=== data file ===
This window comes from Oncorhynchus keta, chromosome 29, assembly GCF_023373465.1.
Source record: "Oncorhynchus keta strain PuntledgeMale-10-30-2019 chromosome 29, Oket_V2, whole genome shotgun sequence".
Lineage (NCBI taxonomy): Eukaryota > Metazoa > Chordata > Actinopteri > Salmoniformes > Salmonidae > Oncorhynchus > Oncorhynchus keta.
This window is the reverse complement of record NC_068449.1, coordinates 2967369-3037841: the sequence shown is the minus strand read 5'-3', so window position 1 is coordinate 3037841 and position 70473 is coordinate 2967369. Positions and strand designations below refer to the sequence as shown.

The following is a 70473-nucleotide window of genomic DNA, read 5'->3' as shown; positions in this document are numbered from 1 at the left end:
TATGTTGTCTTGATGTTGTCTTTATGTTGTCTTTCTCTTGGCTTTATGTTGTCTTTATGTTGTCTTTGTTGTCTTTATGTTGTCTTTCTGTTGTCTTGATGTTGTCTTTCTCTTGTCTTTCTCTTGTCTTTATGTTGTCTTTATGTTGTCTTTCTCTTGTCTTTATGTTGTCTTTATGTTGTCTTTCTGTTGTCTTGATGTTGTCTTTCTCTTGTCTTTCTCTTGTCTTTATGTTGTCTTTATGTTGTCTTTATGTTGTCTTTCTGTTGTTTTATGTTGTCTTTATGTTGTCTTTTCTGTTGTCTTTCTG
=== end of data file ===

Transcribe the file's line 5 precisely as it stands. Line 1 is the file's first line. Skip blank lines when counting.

The following is a 70473-nucleotide window of genomic DNA, read 5'->3' as shown; positions in this document are numbered from 1 at the left end: